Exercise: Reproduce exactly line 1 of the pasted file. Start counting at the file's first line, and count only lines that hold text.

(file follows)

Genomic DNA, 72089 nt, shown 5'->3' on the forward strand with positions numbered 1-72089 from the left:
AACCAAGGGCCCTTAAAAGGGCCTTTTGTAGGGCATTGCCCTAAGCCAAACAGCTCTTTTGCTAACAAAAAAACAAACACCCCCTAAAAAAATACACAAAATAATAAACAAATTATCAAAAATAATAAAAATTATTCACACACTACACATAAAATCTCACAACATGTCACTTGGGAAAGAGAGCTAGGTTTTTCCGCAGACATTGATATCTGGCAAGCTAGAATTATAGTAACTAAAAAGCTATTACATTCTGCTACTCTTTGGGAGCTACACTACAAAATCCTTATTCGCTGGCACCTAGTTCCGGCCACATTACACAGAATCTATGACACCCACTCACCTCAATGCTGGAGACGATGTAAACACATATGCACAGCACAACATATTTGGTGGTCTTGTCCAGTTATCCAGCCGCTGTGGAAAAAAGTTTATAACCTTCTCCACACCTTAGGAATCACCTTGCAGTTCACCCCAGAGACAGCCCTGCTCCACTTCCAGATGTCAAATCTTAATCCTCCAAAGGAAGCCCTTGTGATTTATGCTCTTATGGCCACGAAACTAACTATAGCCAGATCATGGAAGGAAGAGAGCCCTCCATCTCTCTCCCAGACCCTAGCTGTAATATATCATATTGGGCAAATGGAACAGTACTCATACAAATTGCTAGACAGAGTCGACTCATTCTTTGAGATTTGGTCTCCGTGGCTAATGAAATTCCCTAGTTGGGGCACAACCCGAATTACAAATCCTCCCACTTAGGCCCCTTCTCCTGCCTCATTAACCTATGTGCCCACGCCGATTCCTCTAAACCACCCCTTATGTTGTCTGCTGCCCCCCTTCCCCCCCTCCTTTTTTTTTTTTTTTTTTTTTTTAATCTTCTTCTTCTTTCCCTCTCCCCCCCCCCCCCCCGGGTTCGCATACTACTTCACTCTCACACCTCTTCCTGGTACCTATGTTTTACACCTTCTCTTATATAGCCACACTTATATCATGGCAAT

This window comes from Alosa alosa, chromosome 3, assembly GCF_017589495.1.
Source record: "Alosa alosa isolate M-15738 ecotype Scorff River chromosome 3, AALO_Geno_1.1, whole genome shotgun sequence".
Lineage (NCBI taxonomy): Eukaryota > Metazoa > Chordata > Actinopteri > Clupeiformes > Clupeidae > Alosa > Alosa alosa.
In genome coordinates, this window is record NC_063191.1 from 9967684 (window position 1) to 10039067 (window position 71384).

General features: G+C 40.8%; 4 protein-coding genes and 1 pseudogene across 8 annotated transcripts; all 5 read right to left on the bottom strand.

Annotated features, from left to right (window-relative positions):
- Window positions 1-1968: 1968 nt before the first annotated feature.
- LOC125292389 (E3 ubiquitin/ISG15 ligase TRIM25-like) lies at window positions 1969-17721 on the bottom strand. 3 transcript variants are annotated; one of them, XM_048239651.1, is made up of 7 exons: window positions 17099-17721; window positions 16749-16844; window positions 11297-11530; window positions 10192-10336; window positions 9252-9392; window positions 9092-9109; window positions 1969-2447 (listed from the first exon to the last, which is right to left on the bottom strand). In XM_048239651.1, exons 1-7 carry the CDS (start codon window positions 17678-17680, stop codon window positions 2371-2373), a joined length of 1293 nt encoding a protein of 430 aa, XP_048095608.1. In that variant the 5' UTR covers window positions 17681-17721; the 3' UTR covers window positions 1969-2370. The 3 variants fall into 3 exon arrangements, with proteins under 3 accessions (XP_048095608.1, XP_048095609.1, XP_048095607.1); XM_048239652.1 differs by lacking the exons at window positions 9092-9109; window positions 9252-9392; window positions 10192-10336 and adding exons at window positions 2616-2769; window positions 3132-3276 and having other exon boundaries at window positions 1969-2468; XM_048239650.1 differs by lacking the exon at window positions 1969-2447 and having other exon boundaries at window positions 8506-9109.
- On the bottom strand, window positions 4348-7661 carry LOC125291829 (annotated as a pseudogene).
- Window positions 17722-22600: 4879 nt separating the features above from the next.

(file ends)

Genomic DNA, 72089 nt, shown 5'->3' on the forward strand with positions numbered 1-72089 from the left: